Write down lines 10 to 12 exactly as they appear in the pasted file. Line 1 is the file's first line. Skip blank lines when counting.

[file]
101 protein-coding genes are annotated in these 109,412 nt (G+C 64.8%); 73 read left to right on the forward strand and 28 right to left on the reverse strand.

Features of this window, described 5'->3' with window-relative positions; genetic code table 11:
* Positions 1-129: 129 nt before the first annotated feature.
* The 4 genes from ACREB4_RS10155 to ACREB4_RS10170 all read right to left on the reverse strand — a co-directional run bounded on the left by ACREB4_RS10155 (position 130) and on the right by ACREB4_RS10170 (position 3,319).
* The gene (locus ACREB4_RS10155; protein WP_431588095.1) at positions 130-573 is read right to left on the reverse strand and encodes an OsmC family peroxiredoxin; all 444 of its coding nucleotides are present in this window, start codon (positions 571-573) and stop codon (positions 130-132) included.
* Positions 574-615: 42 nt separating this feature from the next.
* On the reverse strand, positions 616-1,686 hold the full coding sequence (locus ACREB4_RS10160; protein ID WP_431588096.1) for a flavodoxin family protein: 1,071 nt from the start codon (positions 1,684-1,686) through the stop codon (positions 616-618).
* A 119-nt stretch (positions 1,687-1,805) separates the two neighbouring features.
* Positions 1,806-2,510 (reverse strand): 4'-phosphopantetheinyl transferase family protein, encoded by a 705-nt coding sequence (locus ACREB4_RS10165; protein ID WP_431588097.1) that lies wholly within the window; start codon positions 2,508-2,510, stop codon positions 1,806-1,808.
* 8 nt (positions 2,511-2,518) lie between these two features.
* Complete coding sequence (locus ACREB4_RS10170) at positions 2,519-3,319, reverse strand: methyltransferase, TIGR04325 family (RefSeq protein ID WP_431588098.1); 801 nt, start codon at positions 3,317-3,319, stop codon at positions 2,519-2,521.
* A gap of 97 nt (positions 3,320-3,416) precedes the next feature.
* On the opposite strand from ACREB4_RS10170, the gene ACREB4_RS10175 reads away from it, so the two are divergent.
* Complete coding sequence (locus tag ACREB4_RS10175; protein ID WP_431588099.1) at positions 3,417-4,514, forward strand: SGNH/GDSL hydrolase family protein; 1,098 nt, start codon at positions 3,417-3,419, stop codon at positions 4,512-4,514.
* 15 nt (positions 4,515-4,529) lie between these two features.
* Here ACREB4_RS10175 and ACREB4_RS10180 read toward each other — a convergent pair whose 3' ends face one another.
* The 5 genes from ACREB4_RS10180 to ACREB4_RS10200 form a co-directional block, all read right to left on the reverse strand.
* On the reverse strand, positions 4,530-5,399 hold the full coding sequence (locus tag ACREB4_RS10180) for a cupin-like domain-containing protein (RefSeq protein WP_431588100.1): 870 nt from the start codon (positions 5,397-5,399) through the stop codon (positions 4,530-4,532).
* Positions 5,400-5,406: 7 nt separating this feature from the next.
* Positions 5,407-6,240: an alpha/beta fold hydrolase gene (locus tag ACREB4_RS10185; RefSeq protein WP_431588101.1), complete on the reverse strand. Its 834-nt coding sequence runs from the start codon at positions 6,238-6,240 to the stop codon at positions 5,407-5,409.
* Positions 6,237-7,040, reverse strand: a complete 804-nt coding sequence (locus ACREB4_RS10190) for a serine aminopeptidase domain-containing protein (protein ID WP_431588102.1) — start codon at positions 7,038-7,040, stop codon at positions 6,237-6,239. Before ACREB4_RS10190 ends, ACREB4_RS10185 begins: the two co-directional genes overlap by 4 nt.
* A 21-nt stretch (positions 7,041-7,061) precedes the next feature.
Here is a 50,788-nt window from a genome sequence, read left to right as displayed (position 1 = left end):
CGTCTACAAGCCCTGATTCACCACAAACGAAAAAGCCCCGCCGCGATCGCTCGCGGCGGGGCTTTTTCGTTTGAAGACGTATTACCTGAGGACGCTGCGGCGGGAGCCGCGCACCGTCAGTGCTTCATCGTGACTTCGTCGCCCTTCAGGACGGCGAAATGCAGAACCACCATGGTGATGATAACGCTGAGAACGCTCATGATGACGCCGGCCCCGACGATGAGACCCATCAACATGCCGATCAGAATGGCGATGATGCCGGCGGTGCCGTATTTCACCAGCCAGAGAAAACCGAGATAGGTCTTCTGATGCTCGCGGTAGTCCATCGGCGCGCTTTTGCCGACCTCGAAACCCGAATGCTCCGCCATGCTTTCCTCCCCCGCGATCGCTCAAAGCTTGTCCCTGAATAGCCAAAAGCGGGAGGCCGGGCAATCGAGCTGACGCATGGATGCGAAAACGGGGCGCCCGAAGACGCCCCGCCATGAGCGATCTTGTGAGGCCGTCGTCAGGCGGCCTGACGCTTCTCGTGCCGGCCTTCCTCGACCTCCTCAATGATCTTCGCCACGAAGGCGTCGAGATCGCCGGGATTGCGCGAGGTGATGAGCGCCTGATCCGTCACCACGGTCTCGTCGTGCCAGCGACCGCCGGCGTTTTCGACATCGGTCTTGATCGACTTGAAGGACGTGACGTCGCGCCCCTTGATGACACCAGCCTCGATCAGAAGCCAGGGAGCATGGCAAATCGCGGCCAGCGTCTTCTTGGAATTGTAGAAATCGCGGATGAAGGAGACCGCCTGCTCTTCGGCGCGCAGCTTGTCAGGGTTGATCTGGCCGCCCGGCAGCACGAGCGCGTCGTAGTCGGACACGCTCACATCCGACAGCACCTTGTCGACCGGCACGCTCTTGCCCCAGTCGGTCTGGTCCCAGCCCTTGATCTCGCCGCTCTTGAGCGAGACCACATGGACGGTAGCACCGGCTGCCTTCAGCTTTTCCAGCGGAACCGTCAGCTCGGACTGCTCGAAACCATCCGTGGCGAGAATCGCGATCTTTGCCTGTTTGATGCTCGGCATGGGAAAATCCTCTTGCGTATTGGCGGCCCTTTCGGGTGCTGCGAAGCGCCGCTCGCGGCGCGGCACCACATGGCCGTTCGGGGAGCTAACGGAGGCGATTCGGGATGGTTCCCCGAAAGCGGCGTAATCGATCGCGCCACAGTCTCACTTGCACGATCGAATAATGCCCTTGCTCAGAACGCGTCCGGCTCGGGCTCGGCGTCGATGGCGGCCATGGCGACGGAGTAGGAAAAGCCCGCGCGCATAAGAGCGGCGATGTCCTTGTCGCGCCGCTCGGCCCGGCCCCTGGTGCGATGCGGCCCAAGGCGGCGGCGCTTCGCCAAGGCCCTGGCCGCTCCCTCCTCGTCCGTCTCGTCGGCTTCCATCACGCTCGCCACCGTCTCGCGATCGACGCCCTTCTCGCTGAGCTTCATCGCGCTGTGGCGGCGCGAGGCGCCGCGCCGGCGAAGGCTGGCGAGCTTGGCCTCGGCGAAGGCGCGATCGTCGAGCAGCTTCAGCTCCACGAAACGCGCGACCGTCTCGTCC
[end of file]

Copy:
* 8 nt (positions 2,511-2,518) lie between these two features.
* Complete coding sequence (locus ACREB4_RS10170) at positions 2,519-3,319, reverse strand: methyltransferase, TIGR04325 family (RefSeq protein ID WP_431588098.1); 801 nt, start codon at positions 3,317-3,319, stop codon at positions 2,519-2,521.
* A gap of 97 nt (positions 3,320-3,416) precedes the next feature.